Episode 47: Chris Voss – Never Split the Difference
Have you given up trying to be a more effective negotiator? Chris Voss, former FBI lead hostage negotiator and author of Never Split the Difference: Negotiating as if Your Life Depended on It, has redefined the rules of negotiation for leaders in all levels of business. According to Chris, negotiations are more emotional than rational and need to be approached with “tactical empathy.” Discover the new playbook for deal-making: how you can “clear out the negatives”, why you should get someone to say ‘no’ instead of ‘yes’, and how to phrase questions that will increase your success. You’ll also get to hear about some of Chris’s amazing hostage-negotiation stories from his time with the FBI.
- “A simple observation of the negative clears the fog.” How @VossNegotiation clears the air to get what he wants
- “Just because someone’s irrational doesn’t mean they’re unpredictable.” @VossNegotiation
Website: Black Swan Group
Book: Never Split the Difference: Negotiating as if Your Life Depended on It
Bio: Chris Voss is the Founder and CEO of the Black Swan Group Ltd and author of Never Split The Difference: Negotiating As If Your Life Depended On It. He has used his many years of experience in international crisis and high-stakes negotiations to develop a unique program and team that applies these globally proven techniques to the business world.
Peter: Welcome to the Bregman Leadership Podcast. I’m Peter Bregman, your host and CEO of Bregman Partners. This podcast is part of my mission to help you get massive traction on the things that matter most.
With me today is Chris Voss. He wrote the book Never Split the Difference: Negotiating As If Your Life Depended On It. Chris is a former FBI top hostage negotiator. He used the tools that he describes in this book in many of his negotiations and one of the things that makes this book so charming and entertaining is it is filled with stories of his negotiations, some which went well, some which went less well, but all of which teach us lessons about how to negotiate under serious pressure.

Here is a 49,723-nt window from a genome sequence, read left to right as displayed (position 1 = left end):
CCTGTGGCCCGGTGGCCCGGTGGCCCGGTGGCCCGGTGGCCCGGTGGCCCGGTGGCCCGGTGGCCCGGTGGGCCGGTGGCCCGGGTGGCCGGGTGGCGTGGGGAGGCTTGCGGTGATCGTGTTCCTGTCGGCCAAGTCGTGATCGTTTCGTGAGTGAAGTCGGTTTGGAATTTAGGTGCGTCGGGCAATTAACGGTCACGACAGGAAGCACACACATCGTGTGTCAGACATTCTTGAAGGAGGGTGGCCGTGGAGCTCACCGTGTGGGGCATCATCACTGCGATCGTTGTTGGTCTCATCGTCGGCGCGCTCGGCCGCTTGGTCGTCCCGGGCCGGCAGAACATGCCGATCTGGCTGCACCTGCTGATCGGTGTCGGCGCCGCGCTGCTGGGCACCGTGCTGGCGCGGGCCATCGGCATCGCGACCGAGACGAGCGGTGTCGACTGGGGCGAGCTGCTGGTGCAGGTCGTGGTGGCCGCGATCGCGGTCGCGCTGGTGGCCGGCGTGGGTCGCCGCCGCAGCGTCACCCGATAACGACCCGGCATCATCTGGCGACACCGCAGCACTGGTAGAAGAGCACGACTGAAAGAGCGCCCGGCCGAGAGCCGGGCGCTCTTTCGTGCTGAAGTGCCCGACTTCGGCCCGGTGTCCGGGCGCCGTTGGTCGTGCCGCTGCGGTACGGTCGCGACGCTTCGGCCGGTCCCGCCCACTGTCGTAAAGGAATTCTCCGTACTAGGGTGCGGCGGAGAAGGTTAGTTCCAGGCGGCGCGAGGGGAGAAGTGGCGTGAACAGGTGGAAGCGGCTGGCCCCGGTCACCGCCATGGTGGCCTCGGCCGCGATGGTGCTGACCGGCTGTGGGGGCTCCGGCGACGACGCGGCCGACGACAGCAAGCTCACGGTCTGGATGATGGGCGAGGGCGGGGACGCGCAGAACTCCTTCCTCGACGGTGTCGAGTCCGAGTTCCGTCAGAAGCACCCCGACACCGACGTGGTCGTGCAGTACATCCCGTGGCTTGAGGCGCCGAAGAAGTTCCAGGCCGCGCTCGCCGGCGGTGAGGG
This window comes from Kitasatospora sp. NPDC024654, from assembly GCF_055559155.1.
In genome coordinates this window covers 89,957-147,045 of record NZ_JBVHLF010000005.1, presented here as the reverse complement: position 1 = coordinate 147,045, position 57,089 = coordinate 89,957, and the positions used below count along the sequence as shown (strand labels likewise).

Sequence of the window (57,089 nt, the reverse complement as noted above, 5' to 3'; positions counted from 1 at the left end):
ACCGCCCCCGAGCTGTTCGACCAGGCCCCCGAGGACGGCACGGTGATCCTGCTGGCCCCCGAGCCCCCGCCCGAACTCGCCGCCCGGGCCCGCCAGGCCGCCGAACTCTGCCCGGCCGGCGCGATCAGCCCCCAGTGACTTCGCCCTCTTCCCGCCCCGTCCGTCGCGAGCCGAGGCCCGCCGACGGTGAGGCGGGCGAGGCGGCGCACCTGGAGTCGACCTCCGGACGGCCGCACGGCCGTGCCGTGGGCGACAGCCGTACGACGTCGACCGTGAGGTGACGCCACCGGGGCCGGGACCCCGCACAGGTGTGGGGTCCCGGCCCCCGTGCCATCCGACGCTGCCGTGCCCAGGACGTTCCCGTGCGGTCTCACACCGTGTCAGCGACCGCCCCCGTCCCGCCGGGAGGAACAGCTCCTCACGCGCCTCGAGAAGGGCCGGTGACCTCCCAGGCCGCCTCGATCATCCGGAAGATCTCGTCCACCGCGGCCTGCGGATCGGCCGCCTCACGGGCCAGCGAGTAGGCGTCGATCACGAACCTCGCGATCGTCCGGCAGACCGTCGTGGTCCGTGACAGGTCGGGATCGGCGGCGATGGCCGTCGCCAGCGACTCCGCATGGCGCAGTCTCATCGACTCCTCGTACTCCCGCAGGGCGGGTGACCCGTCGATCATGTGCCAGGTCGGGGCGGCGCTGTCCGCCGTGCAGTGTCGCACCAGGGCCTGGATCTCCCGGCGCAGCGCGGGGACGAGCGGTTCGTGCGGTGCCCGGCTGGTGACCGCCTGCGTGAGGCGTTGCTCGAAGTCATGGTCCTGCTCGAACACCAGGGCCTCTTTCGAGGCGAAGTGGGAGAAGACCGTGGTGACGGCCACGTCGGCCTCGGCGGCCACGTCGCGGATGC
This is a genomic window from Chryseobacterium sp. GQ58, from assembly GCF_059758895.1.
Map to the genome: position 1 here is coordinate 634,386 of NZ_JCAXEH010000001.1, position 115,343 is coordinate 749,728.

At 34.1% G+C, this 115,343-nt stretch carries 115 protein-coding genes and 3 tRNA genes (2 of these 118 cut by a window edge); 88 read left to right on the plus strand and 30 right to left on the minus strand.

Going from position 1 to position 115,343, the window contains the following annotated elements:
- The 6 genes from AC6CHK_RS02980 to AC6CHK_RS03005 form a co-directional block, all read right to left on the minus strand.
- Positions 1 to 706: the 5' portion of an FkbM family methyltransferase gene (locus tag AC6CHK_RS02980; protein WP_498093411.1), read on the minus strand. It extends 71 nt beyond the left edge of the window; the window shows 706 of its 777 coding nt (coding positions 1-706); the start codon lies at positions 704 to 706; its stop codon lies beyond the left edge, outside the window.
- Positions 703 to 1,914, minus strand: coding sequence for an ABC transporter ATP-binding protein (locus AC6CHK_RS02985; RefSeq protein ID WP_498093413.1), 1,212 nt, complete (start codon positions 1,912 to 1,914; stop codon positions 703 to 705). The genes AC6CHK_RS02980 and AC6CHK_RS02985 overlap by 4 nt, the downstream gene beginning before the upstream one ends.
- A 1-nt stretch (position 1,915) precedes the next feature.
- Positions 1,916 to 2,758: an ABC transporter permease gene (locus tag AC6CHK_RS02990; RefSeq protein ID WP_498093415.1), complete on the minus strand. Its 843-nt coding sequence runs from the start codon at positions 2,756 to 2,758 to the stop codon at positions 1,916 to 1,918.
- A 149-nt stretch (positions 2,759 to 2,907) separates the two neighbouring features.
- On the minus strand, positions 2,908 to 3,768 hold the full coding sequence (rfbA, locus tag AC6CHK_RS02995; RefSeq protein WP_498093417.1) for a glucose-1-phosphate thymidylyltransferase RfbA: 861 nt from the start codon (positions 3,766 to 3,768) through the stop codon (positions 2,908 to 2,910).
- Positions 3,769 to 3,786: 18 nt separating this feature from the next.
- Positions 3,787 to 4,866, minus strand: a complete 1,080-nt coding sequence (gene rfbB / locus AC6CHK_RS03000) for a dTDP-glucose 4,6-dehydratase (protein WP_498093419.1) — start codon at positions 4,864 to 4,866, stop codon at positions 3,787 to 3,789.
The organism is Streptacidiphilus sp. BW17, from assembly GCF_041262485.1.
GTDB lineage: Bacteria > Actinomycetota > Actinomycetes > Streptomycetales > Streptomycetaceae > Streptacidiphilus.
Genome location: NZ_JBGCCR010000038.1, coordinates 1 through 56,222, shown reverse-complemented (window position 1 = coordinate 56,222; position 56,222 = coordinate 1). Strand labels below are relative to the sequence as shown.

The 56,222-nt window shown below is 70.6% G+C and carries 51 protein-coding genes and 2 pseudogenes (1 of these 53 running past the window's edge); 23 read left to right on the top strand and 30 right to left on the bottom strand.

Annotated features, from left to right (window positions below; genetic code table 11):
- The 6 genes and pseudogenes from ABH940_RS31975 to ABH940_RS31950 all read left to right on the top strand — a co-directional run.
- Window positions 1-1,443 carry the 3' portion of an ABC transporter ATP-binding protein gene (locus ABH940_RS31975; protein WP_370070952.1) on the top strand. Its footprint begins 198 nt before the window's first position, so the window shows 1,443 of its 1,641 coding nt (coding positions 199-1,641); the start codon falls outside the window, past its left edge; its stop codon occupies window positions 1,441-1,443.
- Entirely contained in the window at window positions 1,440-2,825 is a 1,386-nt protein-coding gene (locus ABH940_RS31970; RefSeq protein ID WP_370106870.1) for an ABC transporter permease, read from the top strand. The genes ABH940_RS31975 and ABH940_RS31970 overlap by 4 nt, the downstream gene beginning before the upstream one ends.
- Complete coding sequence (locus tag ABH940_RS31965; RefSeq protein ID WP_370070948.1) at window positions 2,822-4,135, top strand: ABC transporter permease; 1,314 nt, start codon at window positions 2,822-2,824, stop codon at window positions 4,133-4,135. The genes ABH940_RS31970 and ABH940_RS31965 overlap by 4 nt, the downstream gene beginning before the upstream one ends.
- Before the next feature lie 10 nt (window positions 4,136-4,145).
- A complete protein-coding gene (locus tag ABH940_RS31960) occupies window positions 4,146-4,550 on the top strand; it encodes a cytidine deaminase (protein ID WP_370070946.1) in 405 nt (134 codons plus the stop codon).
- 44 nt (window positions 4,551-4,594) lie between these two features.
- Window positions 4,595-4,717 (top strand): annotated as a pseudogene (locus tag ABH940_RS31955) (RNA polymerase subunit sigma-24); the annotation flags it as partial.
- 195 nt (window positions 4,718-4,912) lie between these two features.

He is the founder and principal of the Black Swan Group, which is a consulting firm that provides training and advises Fortune 500 companies through complex negotiations. He teaches at the University of Southern California’s and Georgetown University’s McDonough School of Business. He’s here with us today to share some of his thoughts and answer some of my questions about the application of this to those of us who are in leadership roles in organizations and have to negotiate every day. Chris, welcome to the Bregman Leadership Podcast.
Chris: Thank you, Peter, it’s an absolute pleasure to be on here. If I could add a little thing too, because the book’s not just stories of hostage negotiations, but all that stuff is applied in business negotiation too, so it’s easy to make the kind of actions.
Peter: That’s great. I’m going to ask you about that a little bit too, because I think some of the similarities and some of the differences are interesting to explore. Let’s start with where you begin the book, which is you your critical view of traditional negotiation practice and how negotiation is taught typically. Can you explain that a little bit?
Chris: Unfortunately, negotiation is taught as if it’s this rational process. The most famous negotiating book so far Getting to Yes, everybody knows that book, it’s predicated on we’ll make a wise agreement or if you just tell the other side why you want what you want and you find out why they want what they want, you could make a deal. This seems very rational, but I haven’t heard anybody say, “Wow, I read Getting to Yes and made a great deal!” They’ll say, “This makes sense, but I’m not sure how to do it.” I think the issue has always been like it or not, people are driven by what they care about and we negotiate based on what we care about, which makes this an emotional process. Why not accept that and navigate with emotional intelligence?
Peter: It’s interesting, because there’s a lot of science that seems to be moving in this direction. You talked about system one and system two thinking. I think about Dan Ariely who wrote Predictably Irrational. The whole world of economics is enriched by behavioral economics, with this idea that certainly for those of us who operate in a non-spread sheet real world, the truth is that people act out of all sorts of incentives and all sorts of reasons that maybe we don’t even realize we’re acting from and yet they seem to drive our behavior.